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Recommended Reorganization of the ASU Naval Reserve Officers Training Corps: Insights from Leadership and Gender Analysis

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Based upon personal involvement from August 2010 to July 2014 as a Marine Option Midshipman within the ASU Naval Reserves Officer Training Corps (NROTC), being a student of leadership training within my degree plan, and gender difference research I conducted,

Based upon personal involvement from August 2010 to July 2014 as a Marine Option Midshipman within the ASU Naval Reserves Officer Training Corps (NROTC), being a student of leadership training within my degree plan, and gender difference research I conducted, this creative project addresses potential issues that reside within the ASU NROTC and the ways in which the program overall can be changed for the Marine Options in order to bring about proper success and organization. In order to officially become a Marine within the Unites States Marine Corps, it is necessary for Marine Option students to fulfill Officer Candidate School (OCS) at Quantico, Virginia. As the first female to go through OCS as a midshipman from the ASU NROTC, I found that there is an inadequate amount of preparation and training given in regards to the gender differences and what is to be expected for successful completion. I will offer a brief history regarding the NROTC across the Unites States and the ASU NROTC itself. These subjects will cover the program layouts as well as the leadership training that is required and provided within it and the ways in which this is conducted. I will then compare and contrast this to the leadership training given to me within my study of Leadership and Ethics regarding the transformational leadership, gender-based leadership, and coercive leadership. Finally, I end my thesis with a reflection of personal experiences taken away from these avenues and offer recommendations to better equip the ASU NROTC program in having successful retention and success of the female Marine Option midshipman.

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2014-12

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The effect of the rise in tensions between North Korea and South Korea: American children living on American military Instillations in South Korea

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American families have been coming to South Korea accompanying active duty service members or Embassy employees since before the Korean War. While their numbers were originally smaller, they continue to increase as South Korean assignments undergo "tour normalization", a transition

American families have been coming to South Korea accompanying active duty service members or Embassy employees since before the Korean War. While their numbers were originally smaller, they continue to increase as South Korean assignments undergo "tour normalization", a transition from a location intended for service members to come alone for one year to a location where service members come accompanied by their family and stay for longer periods of times. The U.S. maintains a large presence in South Korea as a deterrence against possible threats from North Korea. Despite establishment of an armistice at the conclusion of the Korean War, a constant state of potential threat was created. This paper will examine what affect the recent rise in tension between North Korea and South Korea has on the American children living in South Korea with their active duty service member parent(s).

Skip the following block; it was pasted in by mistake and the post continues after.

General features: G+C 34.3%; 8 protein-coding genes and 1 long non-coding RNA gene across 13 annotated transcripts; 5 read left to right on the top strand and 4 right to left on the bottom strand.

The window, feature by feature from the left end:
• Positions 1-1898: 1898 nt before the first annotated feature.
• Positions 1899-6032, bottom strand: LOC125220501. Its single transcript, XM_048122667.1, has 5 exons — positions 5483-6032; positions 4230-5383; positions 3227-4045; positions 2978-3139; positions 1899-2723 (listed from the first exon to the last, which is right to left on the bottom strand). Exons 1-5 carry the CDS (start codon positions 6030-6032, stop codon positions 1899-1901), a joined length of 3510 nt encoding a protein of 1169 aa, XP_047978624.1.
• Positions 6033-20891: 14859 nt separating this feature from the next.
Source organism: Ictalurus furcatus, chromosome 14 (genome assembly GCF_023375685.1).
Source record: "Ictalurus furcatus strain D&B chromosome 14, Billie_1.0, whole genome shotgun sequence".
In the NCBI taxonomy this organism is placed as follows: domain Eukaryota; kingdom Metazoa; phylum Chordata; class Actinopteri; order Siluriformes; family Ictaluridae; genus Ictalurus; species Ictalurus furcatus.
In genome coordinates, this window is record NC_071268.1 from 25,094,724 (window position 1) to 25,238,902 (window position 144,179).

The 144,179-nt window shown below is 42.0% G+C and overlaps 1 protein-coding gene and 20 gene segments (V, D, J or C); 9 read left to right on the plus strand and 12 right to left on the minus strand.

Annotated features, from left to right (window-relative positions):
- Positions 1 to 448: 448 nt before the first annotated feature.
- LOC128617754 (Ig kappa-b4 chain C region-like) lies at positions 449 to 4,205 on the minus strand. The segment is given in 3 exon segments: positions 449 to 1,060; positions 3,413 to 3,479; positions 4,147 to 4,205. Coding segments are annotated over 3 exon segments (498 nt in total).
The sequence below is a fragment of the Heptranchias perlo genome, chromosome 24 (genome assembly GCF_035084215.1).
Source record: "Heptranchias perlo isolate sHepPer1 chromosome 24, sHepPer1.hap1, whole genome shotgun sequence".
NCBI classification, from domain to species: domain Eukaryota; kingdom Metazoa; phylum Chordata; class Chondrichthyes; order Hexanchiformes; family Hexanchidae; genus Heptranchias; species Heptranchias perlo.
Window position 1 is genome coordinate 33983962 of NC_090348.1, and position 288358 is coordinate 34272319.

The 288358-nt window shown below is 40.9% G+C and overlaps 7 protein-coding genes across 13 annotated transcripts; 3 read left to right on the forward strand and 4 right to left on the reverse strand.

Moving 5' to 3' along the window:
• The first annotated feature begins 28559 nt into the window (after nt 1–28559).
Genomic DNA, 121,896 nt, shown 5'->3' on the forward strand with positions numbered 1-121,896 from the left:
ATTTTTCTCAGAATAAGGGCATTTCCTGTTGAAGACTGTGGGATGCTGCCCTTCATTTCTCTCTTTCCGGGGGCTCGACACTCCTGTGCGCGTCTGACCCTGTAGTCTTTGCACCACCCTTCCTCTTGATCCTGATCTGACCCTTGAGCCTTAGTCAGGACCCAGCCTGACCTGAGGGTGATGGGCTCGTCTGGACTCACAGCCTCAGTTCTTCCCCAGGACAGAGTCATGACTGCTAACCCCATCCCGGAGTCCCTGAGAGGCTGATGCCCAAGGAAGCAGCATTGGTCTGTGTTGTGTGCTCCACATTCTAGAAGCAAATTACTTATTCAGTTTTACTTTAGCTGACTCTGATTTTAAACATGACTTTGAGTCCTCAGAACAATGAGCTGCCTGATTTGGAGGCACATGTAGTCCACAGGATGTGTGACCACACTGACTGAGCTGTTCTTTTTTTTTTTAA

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2012

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Civil-military relations in authoritarian regimes

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This dissertation proposes a theory of authoritarian control of the armed forces using the economic theory of the firm. To establish a “master-servant” relationship, an organization structures governance as a long-term contractual agreement to mitigate the vulnerabilities associated with

This dissertation proposes a theory of authoritarian control of the armed forces using the economic theory of the firm. To establish a “master-servant” relationship, an organization structures governance as a long-term contractual agreement to mitigate the vulnerabilities associated with uncertainty and bilateral dependency. The bargaining power for civilian and military actors entering a contractual relationship is assessed by two dimensions: the negotiated political property rights and the credible guarantee of those rights. These dimensions outline four civil-military institutional arrangements or army types (cartel, cadre, entrepreneur, and patron armies) in an authoritarian system. In the cycle of repression, the more the dictator relies on the military for repression to stay in office, the more negotiated political property rights obtained by the military; and the more rights obtained by the military the less civilian control. Thus, the dependence on coercive violence entails a paradox for the dictator—the agents empowered to manage violence are also empowered to act against the regime. To minimize this threat, the dictator may choose to default on the political bargain through coup-proofing strategies at the cost to the regime’s credibility and reputation, later impacting a military’s decision to defend, defect, or coup during times of crisis. The cycle of repression captures the various stages in the life-cycle of the political contract between the regime and the armed forces providing insights into institutional changes governing the relationship. As such, this project furthers our understanding of the complexities of authoritarian civil–military relations and contributes conceptual tools for future studies.

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2019